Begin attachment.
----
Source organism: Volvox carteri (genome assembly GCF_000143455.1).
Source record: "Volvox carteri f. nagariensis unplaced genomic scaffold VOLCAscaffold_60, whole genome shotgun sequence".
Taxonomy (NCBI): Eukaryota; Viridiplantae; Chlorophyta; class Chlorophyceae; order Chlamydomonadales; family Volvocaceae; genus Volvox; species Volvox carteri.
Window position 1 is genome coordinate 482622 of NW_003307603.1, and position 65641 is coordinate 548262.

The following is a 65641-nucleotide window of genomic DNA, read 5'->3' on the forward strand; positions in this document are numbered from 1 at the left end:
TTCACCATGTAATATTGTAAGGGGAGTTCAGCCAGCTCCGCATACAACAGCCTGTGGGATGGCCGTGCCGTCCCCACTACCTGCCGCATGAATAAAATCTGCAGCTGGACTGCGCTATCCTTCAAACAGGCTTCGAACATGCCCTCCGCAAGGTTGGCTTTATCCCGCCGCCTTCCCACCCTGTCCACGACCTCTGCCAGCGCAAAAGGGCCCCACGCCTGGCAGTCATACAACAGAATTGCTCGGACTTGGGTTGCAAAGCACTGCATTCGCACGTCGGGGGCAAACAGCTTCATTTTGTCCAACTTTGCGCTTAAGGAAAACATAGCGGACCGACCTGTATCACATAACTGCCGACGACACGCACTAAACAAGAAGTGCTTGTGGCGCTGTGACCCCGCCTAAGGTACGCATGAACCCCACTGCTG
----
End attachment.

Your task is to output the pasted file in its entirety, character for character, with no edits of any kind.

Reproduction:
Source organism: Volvox carteri (genome assembly GCF_000143455.1).
Source record: "Volvox carteri f. nagariensis unplaced genomic scaffold VOLCAscaffold_60, whole genome shotgun sequence".
Taxonomy (NCBI): Eukaryota; Viridiplantae; Chlorophyta; class Chlorophyceae; order Chlamydomonadales; family Volvocaceae; genus Volvox; species Volvox carteri.
Window position 1 is genome coordinate 482622 of NW_003307603.1, and position 65641 is coordinate 548262.

The following is a 65641-nucleotide window of genomic DNA, read 5'->3' on the forward strand; positions in this document are numbered from 1 at the left end:
TTCACCATGTAATATTGTAAGGGGAGTTCAGCCAGCTCCGCATACAACAGCCTGTGGGATGGCCGTGCCGTCCCCACTACCTGCCGCATGAATAAAATCTGCAGCTGGACTGCGCTATCCTTCAAACAGGCTTCGAACATGCCCTCCGCAAGGTTGGCTTTATCCCGCCGCCTTCCCACCCTGTCCACGACCTCTGCCAGCGCAAAAGGGCCCCACGCCTGGCAGTCATACAACAGAATTGCTCGGACTTGGGTTGCAAAGCACTGCATTCGCACGTCGGGGGCAAACAGCTTCATTTTGTCCAACTTTGCGCTTAAGGAAAACATAGCGGACCGACCTGTATCACATAACTGCCGACGACACGCACTAAACAAGAAGTGCTTGTGGCGCTGTGACCCCGCCTAAGGTACGCATGAACCCCACTGCTG